"I mean, God bless her for doing that. And we said this last time last week and we're going to say it at the outro also. Thank you to Michael for being so transparent and honest and open about your story, because there's so many people that can that are going to benefit from this. And it doesn't just have to be police officers. It's any first responder. It's anybody that's in a an occupation that's extremely dangerous where you're facing life and death on a daily basis. Or it's just anybody that's suffering from anxiety, depression, maybe having suicidal thoughts. The one thing we want you to remember, 988. That's the national number. I hope I got that right. And I always get that right. The other one I have fun with 199, but not this one, 988. It's open 24 7, 365. Somebody there to speak with you. If you're having any type of suicidal thoughts, depressive thoughts, whatever it might be, please, please call and get help. 988. Yeah, never go it alone. There's always somebody out there for you. So I'm telling you, like I said, when we got done, it was like after 90 minutes, we said there's no way. And you're going to understand why there's no way to just condense this into 90 minutes. So this is why our second time we're doing this two weeks or two episodes in a row now. So now coming up, part three, Michael Martinez talks about being involved in the shooting and how going through the therapy, going through the counseling, prepared him to better handle being involved in a fourth shooting within two years. So Murph, we can't hear the story until I ask you, are you ready to play and hear about the biggest, baddest, most dangerous game of all, the game of crimes? I am. And listeners, if you didn't do it last week, we'll do it this week. Get in, sit down, shut up and hold on. You thought last week was interesting. Wait to hear this. All right, we are back, guys, again, we're making history. We did it with Rick Rambo. Now we're doing it with Michael Martinez, San Diego police. This is our second four part interview. So we're on part three of our interview. And where we lift off last time, Michael, was you had been involved in your first officer-involved shooting. We talked about getting the headaches, the role beer played with making it go away and how much fun that kind of ended up becoming. But while you were still dealing with this, within 18 months, you were involved in a total of three officer-involved shootings. So let's kind of pick up from where you were kind of I mean, you're back to duty now. But, you know, so now that you're back to duty, is beer still playing a role for you in making the headaches go away during that time? Correct. Yeah, on a daily basis. So even though I was back out in the street and patrolling again, I was still having those headaches. Again, I would wake up with him. I would go to sleep with him. I would, if I didn't have him in the beginning of the day, I would develop it during the day, whether it was on or off duty. So, yeah. Did you sneak any drinks on duty? You know, I never did. I never did. I do remember just I couldn't wait till my shift was over. So you weren't volunteering for overtime or extra duties and stuff like that? I was. I was still I was still working. I was working plenty of overtime just because life was already becoming chaotic at home. So but I knew that I knew that there was going to be an end to my day. There was my shift at some point, whether I was working overtime or I got held over, there was going to be an end to my work day. And that that beer was going to come into play. You know, the alcohol was going to come into play. When you say life was chaotic at home, is that because of the shooting itself? You know, yeah, I would say it it was chaotic because I was having those headaches. I was nauseous every day. I was taking naps like I was I was trying to figure things to do to help control the headaches besides the drinking. The arguments at home, you know, my fuse was short. So every conversation between my wife and I just turned into an argument. Honestly, it could be as little as like, what do you feel like eating today? And then it's like, boom, you know, I don't know, just make something. I just got, you know, and it was just it became chaotic. When you read that book and it hit me, too, when you just said that that book, Emotional Survival for Law Enforcement, remember the one part where he's talking about is that when you get home, you're just tired of making decisions. You don't want to make decisions. What are we having? I don't care. I don't want to make decisions. Just somebody. I'm tired of making decisions. You decide. Right. And for me, it's like, you know, I'm not really a picky eater. Right. So you could put anything in front of me. I could eat leftovers or whatever it may be. So it was just that. And then again, I think with a combo of the short fuse and the headaches and not feeling good, noise became chaotic. When the kids were screaming and yelling and, you know, when I say screaming and yelling, they're just playing, right? Doing what kids do. Doing what kids do. Yeah. They were only, you know, two and a half years old and, you know, one and a half years old. And, you know, so they're screaming, crying, playing, laughing. And that noise was magnified in my ears. It just things were just too loud. And yeah, I think that that all was a result of or the aftermath of the first OIS. Well, when you were telling us about the arguments with your wife, does she happen to be in the room with you? No, no, no, I kicked her out of the house for this interview. I saw you looking over the side like you were waiting to see if a rolling pin was going to smack the back of your head. Like the old joke, what's the first line to every dirty joke? And you see the guy looking over both shoulders going, oh, wait a minute, you know. Before I talk about my wife, let me make sure she's not behind me with a frying pan. Right, right. At least if she did something like that, it'll be captured on your guys's camera. You guys will be good witnesses. No, we're not. Didn't see a thing, sir. I didn't see shit. I happened to be looking away at that time. I think I went to the bathrooms. Oh, what happened? Oh, I'm very sorry to hear. If she'll hit you, what do you think she'd do to us? That's right. That's funny. All right. Well, you know, that's the thing, right? As cops and stuff, even, you know, after the job, it's like you still find humor and dark stuff, right? There's still, you got to find humor. So, I mean, everything's starting to get to you at this point, right? So you don't want to make decisions, the kids and stuff. And how does that, does that increase the amount of your drinking you're doing? Or does that just make sure you stay drinking, you know, at the same level of what you did? Like there was no incentive to give it up. Yeah, I would say that. I would say there was really no incentive to give it up. The alcohol was helping with the headaches. I think that was my big, that physical pain was my number one, I guess, symptom. I would say, you know, when people say like, you know, what was the worst part of, you know, the aftermath? And it wasn't the arguments. It wasn't the nauseousness or the numbness. It was those headaches because it was just, those headaches would knock you on your ass, you know, as soon as you got off of work. And it wasn't, you know, you're, you're sitting down on the couch after work anyways, more so when you're feeling like crap and you know, you're drinking a beer or on your days off, you're trying to take a nap. And it's just those headaches, those headaches were shitty. They were, they were horrible. And describe the two things. I think we asked you this before, but it's been a while since our first two parts. But what was the, what was your favorite go-to beer? You know, what did you, what did you get? And then tell me too about where were the headaches at? Were they, you know, like some people, they get those sinus headaches, they're in front, they're in the side. Describe the kind of headaches you were having. Yeah. So my headaches would be, it almost felt like it was just like right in the middle of my brain or right behind my eyes. Um, it, it, it was, I've had, you know, it wasn't like, it wasn't like a migraine or a, or a, a hangover headache. It was very, it was very different. It was like, um, it was deep. Like it was, it was, uh, it was, it was, uh, um, it was like a deep pain in my brain. That's only the only way I can explain it. It was like a deep pain in my, in my brain. So sometimes I'd feel it like right in the middle of my head. Sometimes I feel it like right behind, uh, right behind my eyes. And what was your go-to beer? I mean, what was your flavor of choice during this time? Oh man, I'm a, I'm a, I'm a 805 Pacifico, uh, uh, Modelo. Um, you know, drinker, some IPAs, you know, that's when I, you know, started drinking more of the, You don't drink any of those wimpy Belgian beers, do you? You know, I'll, I'll, I'll drink. It depends. No, no, no, no, no, no, no, no, no. Of course I don't. Not that, not that stuff. Friends do IPAs. I'm sorry. Just, oh, can't, how could you, I mean, uh, that's one thing that would make me quit drinking. If somebody handed me an IP and said, here, I have a couple of these. I'm sorry. Can't do it, pal. Yeah. And, and you know, what was good about them at the time was that it, it, it helped me get to the point a little faster because they're stronger. So there are some of them, some of them could be, can be stronger. Right. So, um, it, it helped me get to that, that point of satisfaction. How many would it take? It, you know, there was right from the beginning. I remember, I remember going and grabbing like tall cans and then it became like the three pack of tall cans and then became, you know, a case. And that would only last maybe, uh, two or three days in the beginning because I'm, you know, I'm, I'm, every day I'm cracking three, four, maybe five. If it is in my, is it my day off, I'm drinking a little bit more throughout the day to kind of sustain that, um, uh, to keep that headache away throughout the day. Cause it would, it would come back. So if I would, if I would drink at 11 o'clock in the morning and the headache would be away, be gone by let's say noon, for example. Well, it's going to, that headache is going to come back by three o'clock. You know, it was just, it was just like the headache was constantly there. It never is. How did it affect your sleep? It, it, it didn't. So sleep was sleep at, for the most part, it was, it was good. After my first OAS, I was still sleeping. Um, I was taking headaches come while you were sleeping. They, yeah. So sometimes I would wake up with them. I would fall asleep with them. And, uh, and you know, I would take naps throughout the day to kind of, you know, help. There was, I was trying to figure out ways to, you know, methods, you know, like, Hey, pop a couple of aspirin, drink two beers, take a nap. And then when I wake up, I'm like, Oh man, this, you know, this, I feel, I feel good for a few hours or depending on what time I wake up, I would feel good the rest of the, the rest of the day. If I, I don't know, wake up at 6 PM and I'd be good until I go to sleep. So I was trying to find methods and techniques to kind of keep that headache away. But obviously you can't take naps when you're, when you're working. So that was that. Well, you haven't worked for the county then have you? Hey, I'm not a firefighter. Yeah, that's right. Well said. That's why there's no such show on TV called Live FD. Nothing happens at the FD. Hey, well, so. But between your first, how many months was it between your first OAS? And then this stuff started just right after, and your second officer involved shooting, how long of a, or how short of a time span was that? So 11, 11 months. So my, my, my first OAS was May 27th of 2018. And then my second one was April 3rd of 2019. So yeah, 11, 11 months. So leading up to that so let's talk about the lead up to your second shooting, but leading up to that, like say during the month of April before this happened, what was your, were you still consuming that? You know, five to six beers, you know, drinking quite a bit on your days off. Was everything pretty much the same, like what you just described? Did it get worse or were you just more steady state? Yeah, it was, it was, it was steady. It was nothing. Uh, uh, my wife would probably say that it was, uh, it increased, but it didn't, my, my drinking increased right from the, right from the get go. Like again, the, the one or two weeks after my first OAS is when I finally had that first beer and, and, and I just remember it, that headache going away. So it became a, it became a daily thing. I never drank on duty. Um, again, I knew that there was an end to my, there was going to be an end to my shift and I was going to be able to have that, you know, those, those beers and, and, you know, throw them down and feel better. So it was, there was a, um, but yeah, there was no, uh, you know, sometimes I would drink liquor, especially when I was out, out and about, or, you know, at, at family functions, if liquor was around, you know, I would take some shots. I would drink some mixed drinks, but my, for the most part, my go-to was, was beer just because I enjoyed it. Did the headaches affect your, um, on duty, um, work too? I mean, in terms of like, did you feel like maybe you were getting short tempered when you normally would have just let stuff roll off your back? You know, how did the headaches affect you while you were at work? You know, that's one of the, I would say, I don't know if it's the correct word, but amazing things was that through all of this, my, my entire journey, um, I was like 120% at work. I was still being, I was volunteering for overtime. I was working overtime. I wasn't late to work. My paper was on point. My investigations were on point. I wasn't, uh, I wasn't getting, uh, uh, um, uh, complaints from citizens for, you know, uh, misconduct or use of force or, or, uh, for being rude on duty. Or jacking their modello. Yeah. Or jacking, yeah, jacking, jacking their modello. Yeah. So it, it, I was, I was 120% at work. I would say that it, um, I was still volunteering for calls. I was still taking paper from the OGs, you know, um, you know, helping them out on their beat. So I was still trying to build my reputation, but I was, I was hiding it. Although I was feeling like shit every single day. Um, especially with those headaches, I was, I was bullshitting really good. I was bullshitting my way through it. And, and, um, how long did you think you could do this? Uh, I did it for 11 months, I guess. So I, I don't know. I mean, there was, um, if I look back at it now, I think, I think at some point, I don't know. I was, I was, I was, I was hiding it pretty good. Uh, I could probably have done it forever if, if, um, if it came down to it, unfortunately, I, I, I probably wouldn't have, I, I was still brand new. So I wasn't going to be the first one, you know, at San Diego police department to bitch about headaches or being nauseous or, you know. I'm sorry, were you aware of other guys that had been through shootings that were having the same symptoms? None, none. I, I knew, I knew from people who had, you know, that I had spoken to, who had been involved in officer of all shootings in the beginning, um, that night when people were calling me and texting me and they told me, Hey, you're going to feel like shit tomorrow. But it's normal. You should get back, you know, into feeling better within a, you know, four or five days a week, don't drink alcohol, you know, don't, don't watch the news. So, um, I, I was under the impression of, well, nobody else is having these issues and there's, you know, there's guys on the department who have been in, you know, four or five, six shootings and they're not bitching about headaches and they're not complaining about, you know, being nauseous. And so I think it was that stigma of not so much of it was, uh, it was not okay to get help, but it was more of the stigma of, I didn't hear anybody else talking about it. So I wasn't going to be the first one, you know, especially being a rookie, you don't want to be that, you don't, you don't want that attention on you. But knowing what you know now, were there other people going through it at the same time and they were just covering it just like you were? Oh, I've, I've talked to people on, on, on my department and, uh, throughout the nation from folks in Louisiana and Florida and, and here in California and Nevada, Arizona. I mean, there it's, it's, it was so, it's so much more common, you know, these, these symptoms, these nightmares, the inability to sleep, the, uh, um, you know, sleep is one of the first things that actually go right in the professional. When we start struggling is it's sleep, but, uh, the headaches that these are so common and it's, it's almost like, like I, everywhere I go, people will tell me when I, you know, after my presentations, they'll tell me stuff like, man, I know exactly what you're talking about the headaches or, Hey, for the past couple of years, I've been having these headaches. And it's just some of them, some of those people never even been involved in an officer involved shooting. Um, but it's the stress of, of the job. And I'll get into that later on in my story, when I started learning about that, that cumulative, you know, stress. You mentioned nightmares too, and stuff, and not that, not so much a nightmare, but one of the recurring dreams I had for many years, and it was just, but it was also, and I think a lot of cops who went through this, the one recurring dream, you know, is like your, your weapon malfunctions and you can't clear it, you know, it's stuck, right? You can't pull. For me, it was, I couldn't get, I couldn't pull the trigger. It was stuck. I couldn't rack around into it, you know, just as hard as I would seem to pull, couldn't pull the trigger. I don't, I don't know if you heard that same story from others, but that seemed to be one I heard a lot from guys that I talked to. Yeah, I've, I've heard, I've heard people have similar stories where, and, and I've had, you know, I've had those nightmares too, where, um, you, you, you can't, you can't run fast enough from the bad guy that's chasing you and you're the cop, right? And in your mind at the time you're running from the bad guy and you're like, this isn't, I should be running after the bad guy, but you know, he's, he or she's shooting at me or, or you can't move out of the, you know, out of the way when a car is coming towards you or, you know, you fire your round and it just falls. Like there's not enough, you know, oomph to that, to that round, you know, uh, going down range. So there's all kinds of weird dreams. It's, it's weird the way that the fact that we kind of dream the same type of things. Well, you know what merch for Korean Nightmare is? Somebody's going to beat him to the blue plate special. He just can't run fast enough to get the door in first before it closes. I can still fight.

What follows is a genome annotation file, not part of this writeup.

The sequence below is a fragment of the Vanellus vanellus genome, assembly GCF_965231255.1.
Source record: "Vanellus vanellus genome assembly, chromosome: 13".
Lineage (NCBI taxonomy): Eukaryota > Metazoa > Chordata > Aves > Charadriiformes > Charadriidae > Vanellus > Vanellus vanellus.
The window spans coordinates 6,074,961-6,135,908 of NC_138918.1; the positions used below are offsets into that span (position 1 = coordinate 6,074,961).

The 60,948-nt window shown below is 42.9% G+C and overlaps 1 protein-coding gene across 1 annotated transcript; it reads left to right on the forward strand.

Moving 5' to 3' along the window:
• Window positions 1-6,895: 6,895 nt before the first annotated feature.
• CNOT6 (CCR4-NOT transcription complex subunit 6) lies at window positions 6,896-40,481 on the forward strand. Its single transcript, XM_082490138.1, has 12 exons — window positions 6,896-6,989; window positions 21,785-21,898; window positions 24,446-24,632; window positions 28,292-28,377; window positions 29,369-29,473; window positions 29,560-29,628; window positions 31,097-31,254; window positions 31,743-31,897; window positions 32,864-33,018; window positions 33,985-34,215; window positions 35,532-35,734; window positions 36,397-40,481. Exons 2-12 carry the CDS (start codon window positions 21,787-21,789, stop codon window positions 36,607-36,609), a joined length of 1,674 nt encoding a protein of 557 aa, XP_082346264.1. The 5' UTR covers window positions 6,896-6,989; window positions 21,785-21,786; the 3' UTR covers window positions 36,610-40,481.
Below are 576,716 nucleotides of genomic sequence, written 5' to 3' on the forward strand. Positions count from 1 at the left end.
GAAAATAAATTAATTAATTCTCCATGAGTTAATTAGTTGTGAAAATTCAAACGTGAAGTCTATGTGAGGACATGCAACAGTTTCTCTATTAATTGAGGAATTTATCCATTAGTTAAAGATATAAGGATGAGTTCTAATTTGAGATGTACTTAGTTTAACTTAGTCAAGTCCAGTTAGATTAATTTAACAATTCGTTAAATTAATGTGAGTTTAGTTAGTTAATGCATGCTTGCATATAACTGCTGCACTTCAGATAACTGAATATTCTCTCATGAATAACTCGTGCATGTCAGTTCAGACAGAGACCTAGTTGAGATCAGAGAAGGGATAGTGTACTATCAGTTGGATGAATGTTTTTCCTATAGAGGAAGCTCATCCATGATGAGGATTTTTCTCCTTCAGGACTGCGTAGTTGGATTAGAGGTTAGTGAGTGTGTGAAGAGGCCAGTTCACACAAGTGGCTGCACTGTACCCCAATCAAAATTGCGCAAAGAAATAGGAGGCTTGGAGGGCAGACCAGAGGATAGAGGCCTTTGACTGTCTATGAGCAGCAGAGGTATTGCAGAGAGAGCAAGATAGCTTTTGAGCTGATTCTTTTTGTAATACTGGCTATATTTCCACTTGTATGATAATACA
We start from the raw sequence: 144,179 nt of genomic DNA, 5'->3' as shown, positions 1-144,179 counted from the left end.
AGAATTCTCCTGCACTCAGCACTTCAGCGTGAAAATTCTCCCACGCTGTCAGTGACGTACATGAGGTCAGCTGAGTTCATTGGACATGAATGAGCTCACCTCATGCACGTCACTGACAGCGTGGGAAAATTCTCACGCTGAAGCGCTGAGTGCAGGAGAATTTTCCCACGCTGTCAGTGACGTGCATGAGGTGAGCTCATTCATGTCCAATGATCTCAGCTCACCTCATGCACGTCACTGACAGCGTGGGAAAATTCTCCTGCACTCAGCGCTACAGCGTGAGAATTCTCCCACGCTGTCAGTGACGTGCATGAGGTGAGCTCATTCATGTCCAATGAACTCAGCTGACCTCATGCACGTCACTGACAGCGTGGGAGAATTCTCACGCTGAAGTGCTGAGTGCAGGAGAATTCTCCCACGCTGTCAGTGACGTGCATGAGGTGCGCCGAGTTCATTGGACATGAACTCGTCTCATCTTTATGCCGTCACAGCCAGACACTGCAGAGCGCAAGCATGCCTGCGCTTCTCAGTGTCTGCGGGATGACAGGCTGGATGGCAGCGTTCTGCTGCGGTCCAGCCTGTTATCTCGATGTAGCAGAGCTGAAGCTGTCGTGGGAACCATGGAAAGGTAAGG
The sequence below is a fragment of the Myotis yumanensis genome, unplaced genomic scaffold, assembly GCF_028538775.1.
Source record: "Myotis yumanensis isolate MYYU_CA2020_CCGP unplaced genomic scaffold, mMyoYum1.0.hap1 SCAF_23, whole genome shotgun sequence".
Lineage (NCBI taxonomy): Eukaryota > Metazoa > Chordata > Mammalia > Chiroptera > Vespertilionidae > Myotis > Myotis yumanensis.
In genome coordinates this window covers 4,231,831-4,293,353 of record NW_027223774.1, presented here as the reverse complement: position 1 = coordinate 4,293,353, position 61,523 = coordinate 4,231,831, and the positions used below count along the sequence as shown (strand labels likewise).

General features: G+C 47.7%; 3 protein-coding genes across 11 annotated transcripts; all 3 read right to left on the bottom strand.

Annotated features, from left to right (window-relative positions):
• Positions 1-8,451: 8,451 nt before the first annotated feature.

"san diego police department" Discussed on Game of Crimes